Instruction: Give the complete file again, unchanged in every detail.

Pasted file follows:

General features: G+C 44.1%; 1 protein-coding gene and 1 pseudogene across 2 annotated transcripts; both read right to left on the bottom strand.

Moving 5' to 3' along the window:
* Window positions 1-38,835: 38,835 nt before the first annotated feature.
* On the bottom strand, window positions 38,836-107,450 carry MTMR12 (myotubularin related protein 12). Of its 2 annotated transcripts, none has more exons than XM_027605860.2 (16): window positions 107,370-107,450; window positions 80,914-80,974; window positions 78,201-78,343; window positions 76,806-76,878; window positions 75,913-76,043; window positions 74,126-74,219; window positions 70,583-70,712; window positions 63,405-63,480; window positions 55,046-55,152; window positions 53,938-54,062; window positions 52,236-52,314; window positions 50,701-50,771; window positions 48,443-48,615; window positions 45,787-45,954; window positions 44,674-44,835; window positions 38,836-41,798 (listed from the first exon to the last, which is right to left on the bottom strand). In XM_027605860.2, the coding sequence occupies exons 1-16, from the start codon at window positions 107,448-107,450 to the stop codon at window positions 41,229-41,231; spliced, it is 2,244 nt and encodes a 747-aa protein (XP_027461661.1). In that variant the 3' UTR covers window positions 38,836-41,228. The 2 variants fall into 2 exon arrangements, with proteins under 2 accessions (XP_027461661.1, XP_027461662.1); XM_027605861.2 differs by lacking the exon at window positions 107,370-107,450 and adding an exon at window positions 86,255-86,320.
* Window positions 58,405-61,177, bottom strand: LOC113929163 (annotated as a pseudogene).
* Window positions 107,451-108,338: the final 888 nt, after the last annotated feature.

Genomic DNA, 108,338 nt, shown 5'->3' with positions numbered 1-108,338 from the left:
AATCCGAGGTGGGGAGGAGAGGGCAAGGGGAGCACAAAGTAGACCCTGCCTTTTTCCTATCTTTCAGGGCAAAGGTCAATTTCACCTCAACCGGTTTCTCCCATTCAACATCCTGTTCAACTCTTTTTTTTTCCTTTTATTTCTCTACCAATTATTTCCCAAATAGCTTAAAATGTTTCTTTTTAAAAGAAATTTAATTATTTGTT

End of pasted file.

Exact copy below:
General features: G+C 44.1%; 1 protein-coding gene and 1 pseudogene across 2 annotated transcripts; both read right to left on the bottom strand.

Moving 5' to 3' along the window:
* Window positions 1-38,835: 38,835 nt before the first annotated feature.
* On the bottom strand, window positions 38,836-107,450 carry MTMR12 (myotubularin related protein 12). Of its 2 annotated transcripts, none has more exons than XM_027605860.2 (16): window positions 107,370-107,450; window positions 80,914-80,974; window positions 78,201-78,343; window positions 76,806-76,878; window positions 75,913-76,043; window positions 74,126-74,219; window positions 70,583-70,712; window positions 63,405-63,480; window positions 55,046-55,152; window positions 53,938-54,062; window positions 52,236-52,314; window positions 50,701-50,771; window positions 48,443-48,615; window positions 45,787-45,954; window positions 44,674-44,835; window positions 38,836-41,798 (listed from the first exon to the last, which is right to left on the bottom strand). In XM_027605860.2, the coding sequence occupies exons 1-16, from the start codon at window positions 107,448-107,450 to the stop codon at window positions 41,229-41,231; spliced, it is 2,244 nt and encodes a 747-aa protein (XP_027461661.1). In that variant the 3' UTR covers window positions 38,836-41,228. The 2 variants fall into 2 exon arrangements, with proteins under 2 accessions (XP_027461661.1, XP_027461662.1); XM_027605861.2 differs by lacking the exon at window positions 107,370-107,450 and adding an exon at window positions 86,255-86,320.
* Window positions 58,405-61,177, bottom strand: LOC113929163 (annotated as a pseudogene).
* Window positions 107,451-108,338: the final 888 nt, after the last annotated feature.

Genomic DNA, 108,338 nt, shown 5'->3' with positions numbered 1-108,338 from the left:
AATCCGAGGTGGGGAGGAGAGGGCAAGGGGAGCACAAAGTAGACCCTGCCTTTTTCCTATCTTTCAGGGCAAAGGTCAATTTCACCTCAACCGGTTTCTCCCATTCAACATCCTGTTCAACTCTTTTTTTTTCCTTTTATTTCTCTACCAATTATTTCCCAAATAGCTTAAAATGTTTCTTTTTAAAAGAAATTTAATTATTTGTT